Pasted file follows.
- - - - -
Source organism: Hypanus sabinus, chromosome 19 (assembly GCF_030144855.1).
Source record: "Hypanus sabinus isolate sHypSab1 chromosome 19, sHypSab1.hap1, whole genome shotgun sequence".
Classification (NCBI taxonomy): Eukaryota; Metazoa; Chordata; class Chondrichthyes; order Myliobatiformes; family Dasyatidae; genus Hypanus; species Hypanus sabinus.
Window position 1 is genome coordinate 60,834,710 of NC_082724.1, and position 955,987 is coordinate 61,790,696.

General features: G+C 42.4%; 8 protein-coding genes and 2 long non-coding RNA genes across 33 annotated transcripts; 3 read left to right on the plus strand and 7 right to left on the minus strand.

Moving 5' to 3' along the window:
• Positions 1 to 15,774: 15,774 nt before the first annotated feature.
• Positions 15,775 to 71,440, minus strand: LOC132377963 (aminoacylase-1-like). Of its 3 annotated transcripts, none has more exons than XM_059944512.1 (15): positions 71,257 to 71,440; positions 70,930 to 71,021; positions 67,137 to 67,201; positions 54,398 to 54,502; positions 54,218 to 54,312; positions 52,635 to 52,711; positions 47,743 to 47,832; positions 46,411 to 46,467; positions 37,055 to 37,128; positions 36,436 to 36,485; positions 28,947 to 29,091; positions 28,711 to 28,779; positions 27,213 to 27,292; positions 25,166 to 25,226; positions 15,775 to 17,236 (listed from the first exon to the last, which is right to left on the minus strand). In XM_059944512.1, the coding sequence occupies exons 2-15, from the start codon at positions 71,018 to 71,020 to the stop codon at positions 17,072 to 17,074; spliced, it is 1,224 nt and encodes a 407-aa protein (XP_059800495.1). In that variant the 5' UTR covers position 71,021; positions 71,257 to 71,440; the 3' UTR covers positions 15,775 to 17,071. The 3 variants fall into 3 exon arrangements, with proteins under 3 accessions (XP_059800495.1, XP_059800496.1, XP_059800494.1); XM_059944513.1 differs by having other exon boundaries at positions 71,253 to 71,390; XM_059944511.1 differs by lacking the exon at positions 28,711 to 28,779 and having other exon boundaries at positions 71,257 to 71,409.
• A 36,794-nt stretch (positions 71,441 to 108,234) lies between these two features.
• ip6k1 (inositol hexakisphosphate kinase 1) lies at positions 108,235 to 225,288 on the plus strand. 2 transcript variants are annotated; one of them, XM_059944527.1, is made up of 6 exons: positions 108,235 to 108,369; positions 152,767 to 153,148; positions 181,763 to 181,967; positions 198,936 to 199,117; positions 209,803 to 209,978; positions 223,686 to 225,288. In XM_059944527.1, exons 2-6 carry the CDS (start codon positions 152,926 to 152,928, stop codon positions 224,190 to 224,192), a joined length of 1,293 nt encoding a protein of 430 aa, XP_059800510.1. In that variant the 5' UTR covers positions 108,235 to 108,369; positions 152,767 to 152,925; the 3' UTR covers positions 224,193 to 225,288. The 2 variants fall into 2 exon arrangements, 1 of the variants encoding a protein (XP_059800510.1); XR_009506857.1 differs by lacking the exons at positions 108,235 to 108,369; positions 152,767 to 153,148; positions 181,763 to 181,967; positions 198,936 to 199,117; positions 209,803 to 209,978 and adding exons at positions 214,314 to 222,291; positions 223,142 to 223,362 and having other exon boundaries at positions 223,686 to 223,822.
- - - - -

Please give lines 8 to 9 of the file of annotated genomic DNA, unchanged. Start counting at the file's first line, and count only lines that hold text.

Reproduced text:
• Positions 15,775 to 71,440, minus strand: LOC132377963 (aminoacylase-1-like). Of its 3 annotated transcripts, none has more exons than XM_059944512.1 (15): positions 71,257 to 71,440; positions 70,930 to 71,021; positions 67,137 to 67,201; positions 54,398 to 54,502; positions 54,218 to 54,312; positions 52,635 to 52,711; positions 47,743 to 47,832; positions 46,411 to 46,467; positions 37,055 to 37,128; positions 36,436 to 36,485; positions 28,947 to 29,091; positions 28,711 to 28,779; positions 27,213 to 27,292; positions 25,166 to 25,226; positions 15,775 to 17,236 (listed from the first exon to the last, which is right to left on the minus strand). In XM_059944512.1, the coding sequence occupies exons 2-15, from the start codon at positions 71,018 to 71,020 to the stop codon at positions 17,072 to 17,074; spliced, it is 1,224 nt and encodes a 407-aa protein (XP_059800495.1). In that variant the 5' UTR covers position 71,021; positions 71,257 to 71,440; the 3' UTR covers positions 15,775 to 17,071. The 3 variants fall into 3 exon arrangements, with proteins under 3 accessions (XP_059800495.1, XP_059800496.1, XP_059800494.1); XM_059944513.1 differs by having other exon boundaries at positions 71,253 to 71,390; XM_059944511.1 differs by lacking the exon at positions 28,711 to 28,779 and having other exon boundaries at positions 71,257 to 71,409.
• A 36,794-nt stretch (positions 71,441 to 108,234) lies between these two features.